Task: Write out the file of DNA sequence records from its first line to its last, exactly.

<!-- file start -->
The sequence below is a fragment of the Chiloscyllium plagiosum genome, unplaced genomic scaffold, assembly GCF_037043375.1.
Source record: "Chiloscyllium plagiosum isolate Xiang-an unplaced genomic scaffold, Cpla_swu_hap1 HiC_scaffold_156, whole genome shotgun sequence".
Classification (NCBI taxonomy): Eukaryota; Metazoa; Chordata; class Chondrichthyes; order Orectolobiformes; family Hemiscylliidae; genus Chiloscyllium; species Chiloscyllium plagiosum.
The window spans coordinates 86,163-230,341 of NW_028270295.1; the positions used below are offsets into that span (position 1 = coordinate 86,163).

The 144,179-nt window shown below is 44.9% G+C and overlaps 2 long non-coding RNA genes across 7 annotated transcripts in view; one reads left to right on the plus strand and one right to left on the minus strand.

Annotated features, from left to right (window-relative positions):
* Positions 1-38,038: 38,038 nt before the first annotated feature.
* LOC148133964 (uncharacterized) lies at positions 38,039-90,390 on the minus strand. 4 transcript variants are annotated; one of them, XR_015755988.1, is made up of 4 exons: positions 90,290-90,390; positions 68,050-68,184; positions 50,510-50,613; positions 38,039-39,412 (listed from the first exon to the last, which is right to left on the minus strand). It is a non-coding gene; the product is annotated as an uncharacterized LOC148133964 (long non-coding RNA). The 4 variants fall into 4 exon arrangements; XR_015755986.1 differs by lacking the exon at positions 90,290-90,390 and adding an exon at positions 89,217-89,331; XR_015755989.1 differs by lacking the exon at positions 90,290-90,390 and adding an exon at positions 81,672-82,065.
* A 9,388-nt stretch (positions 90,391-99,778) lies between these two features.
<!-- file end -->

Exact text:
The sequence below is a fragment of the Chiloscyllium plagiosum genome, unplaced genomic scaffold, assembly GCF_037043375.1.
Source record: "Chiloscyllium plagiosum isolate Xiang-an unplaced genomic scaffold, Cpla_swu_hap1 HiC_scaffold_156, whole genome shotgun sequence".
Classification (NCBI taxonomy): Eukaryota; Metazoa; Chordata; class Chondrichthyes; order Orectolobiformes; family Hemiscylliidae; genus Chiloscyllium; species Chiloscyllium plagiosum.
The window spans coordinates 86,163-230,341 of NW_028270295.1; the positions used below are offsets into that span (position 1 = coordinate 86,163).

The 144,179-nt window shown below is 44.9% G+C and overlaps 2 long non-coding RNA genes across 7 annotated transcripts in view; one reads left to right on the plus strand and one right to left on the minus strand.

Annotated features, from left to right (window-relative positions):
* Positions 1-38,038: 38,038 nt before the first annotated feature.
* LOC148133964 (uncharacterized) lies at positions 38,039-90,390 on the minus strand. 4 transcript variants are annotated; one of them, XR_015755988.1, is made up of 4 exons: positions 90,290-90,390; positions 68,050-68,184; positions 50,510-50,613; positions 38,039-39,412 (listed from the first exon to the last, which is right to left on the minus strand). It is a non-coding gene; the product is annotated as an uncharacterized LOC148133964 (long non-coding RNA). The 4 variants fall into 4 exon arrangements; XR_015755986.1 differs by lacking the exon at positions 90,290-90,390 and adding an exon at positions 89,217-89,331; XR_015755989.1 differs by lacking the exon at positions 90,290-90,390 and adding an exon at positions 81,672-82,065.
* A 9,388-nt stretch (positions 90,391-99,778) lies between these two features.